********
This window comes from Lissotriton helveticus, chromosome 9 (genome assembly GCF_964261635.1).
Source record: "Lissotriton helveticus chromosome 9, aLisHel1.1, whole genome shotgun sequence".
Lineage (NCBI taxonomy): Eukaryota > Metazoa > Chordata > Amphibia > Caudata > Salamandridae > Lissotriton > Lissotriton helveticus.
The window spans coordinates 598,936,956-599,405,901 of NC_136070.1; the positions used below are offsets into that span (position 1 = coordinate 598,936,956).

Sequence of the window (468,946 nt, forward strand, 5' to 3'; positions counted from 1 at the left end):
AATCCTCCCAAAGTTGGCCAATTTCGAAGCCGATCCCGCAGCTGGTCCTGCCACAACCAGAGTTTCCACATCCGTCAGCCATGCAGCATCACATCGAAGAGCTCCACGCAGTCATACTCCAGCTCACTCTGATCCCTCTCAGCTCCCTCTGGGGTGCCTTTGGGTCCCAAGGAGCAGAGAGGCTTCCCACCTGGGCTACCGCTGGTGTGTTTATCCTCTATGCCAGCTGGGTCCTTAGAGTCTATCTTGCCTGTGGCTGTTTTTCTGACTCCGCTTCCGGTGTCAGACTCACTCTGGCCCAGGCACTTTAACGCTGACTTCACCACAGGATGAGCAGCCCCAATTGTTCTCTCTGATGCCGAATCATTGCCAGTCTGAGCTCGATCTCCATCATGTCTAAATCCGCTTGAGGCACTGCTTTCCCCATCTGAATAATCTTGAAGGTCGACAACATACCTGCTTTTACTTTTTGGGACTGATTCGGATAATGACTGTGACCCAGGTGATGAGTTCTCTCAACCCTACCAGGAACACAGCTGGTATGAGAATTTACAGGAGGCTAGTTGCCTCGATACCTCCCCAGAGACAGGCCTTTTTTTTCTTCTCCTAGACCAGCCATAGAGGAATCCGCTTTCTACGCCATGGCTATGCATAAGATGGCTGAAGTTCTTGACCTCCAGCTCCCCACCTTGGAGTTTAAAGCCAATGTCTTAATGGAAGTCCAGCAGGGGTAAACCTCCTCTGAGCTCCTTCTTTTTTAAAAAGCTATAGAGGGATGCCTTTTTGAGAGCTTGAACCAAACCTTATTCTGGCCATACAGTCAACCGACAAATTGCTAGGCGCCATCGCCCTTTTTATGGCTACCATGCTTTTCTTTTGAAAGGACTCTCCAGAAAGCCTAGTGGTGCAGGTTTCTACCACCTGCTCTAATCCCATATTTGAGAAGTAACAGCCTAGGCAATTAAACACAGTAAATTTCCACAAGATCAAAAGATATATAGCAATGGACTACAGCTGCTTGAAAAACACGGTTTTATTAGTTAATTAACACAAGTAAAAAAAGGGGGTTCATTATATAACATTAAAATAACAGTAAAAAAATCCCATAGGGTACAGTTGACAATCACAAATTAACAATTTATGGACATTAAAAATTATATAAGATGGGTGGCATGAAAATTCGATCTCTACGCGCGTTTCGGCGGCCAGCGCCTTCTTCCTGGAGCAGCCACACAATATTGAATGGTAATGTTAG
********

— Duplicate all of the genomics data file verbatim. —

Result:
This window comes from Lissotriton helveticus, chromosome 9 (genome assembly GCF_964261635.1).
Source record: "Lissotriton helveticus chromosome 9, aLisHel1.1, whole genome shotgun sequence".
Lineage (NCBI taxonomy): Eukaryota > Metazoa > Chordata > Amphibia > Caudata > Salamandridae > Lissotriton > Lissotriton helveticus.
The window spans coordinates 598,936,956-599,405,901 of NC_136070.1; the positions used below are offsets into that span (position 1 = coordinate 598,936,956).

Sequence of the window (468,946 nt, forward strand, 5' to 3'; positions counted from 1 at the left end):
AATCCTCCCAAAGTTGGCCAATTTCGAAGCCGATCCCGCAGCTGGTCCTGCCACAACCAGAGTTTCCACATCCGTCAGCCATGCAGCATCACATCGAAGAGCTCCACGCAGTCATACTCCAGCTCACTCTGATCCCTCTCAGCTCCCTCTGGGGTGCCTTTGGGTCCCAAGGAGCAGAGAGGCTTCCCACCTGGGCTACCGCTGGTGTGTTTATCCTCTATGCCAGCTGGGTCCTTAGAGTCTATCTTGCCTGTGGCTGTTTTTCTGACTCCGCTTCCGGTGTCAGACTCACTCTGGCCCAGGCACTTTAACGCTGACTTCACCACAGGATGAGCAGCCCCAATTGTTCTCTCTGATGCCGAATCATTGCCAGTCTGAGCTCGATCTCCATCATGTCTAAATCCGCTTGAGGCACTGCTTTCCCCATCTGAATAATCTTGAAGGTCGACAACATACCTGCTTTTACTTTTTGGGACTGATTCGGATAATGACTGTGACCCAGGTGATGAGTTCTCTCAACCCTACCAGGAACACAGCTGGTATGAGAATTTACAGGAGGCTAGTTGCCTCGATACCTCCCCAGAGACAGGCCTTTTTTTTCTTCTCCTAGACCAGCCATAGAGGAATCCGCTTTCTACGCCATGGCTATGCATAAGATGGCTGAAGTTCTTGACCTCCAGCTCCCCACCTTGGAGTTTAAAGCCAATGTCTTAATGGAAGTCCAGCAGGGGTAAACCTCCTCTGAGCTCCTTCTTTTTTAAAAAGCTATAGAGGGATGCCTTTTTGAGAGCTTGAACCAAACCTTATTCTGGCCATACAGTCAACCGACAAATTGCTAGGCGCCATCGCCCTTTTTATGGCTACCATGCTTTTCTTTTGAAAGGACTCTCCAGAAAGCCTAGTGGTGCAGGTTTCTACCACCTGCTCTAATCCCATATTTGAGAAGTAACAGCCTAGGCAATTAAACACAGTAAATTTCCACAAGATCAAAAGATATATAGCAATGGACTACAGCTGCTTGAAAAACACGGTTTTATTAGTTAATTAACACAAGTAAAAAAAGGGGGTTCATTATATAACATTAAAATAACAGTAAAAAAATCCCATAGGGTACAGTTGACAATCACAAATTAACAATTTATGGACATTAAAAATTATATAAGATGGGTGGCATGAAAATTCGATCTCTACGCGCGTTTCGGCGGCCAGCGCCTTCTTCCTGGAGCAGCCACACAATATTGAATGGTAATGTTAG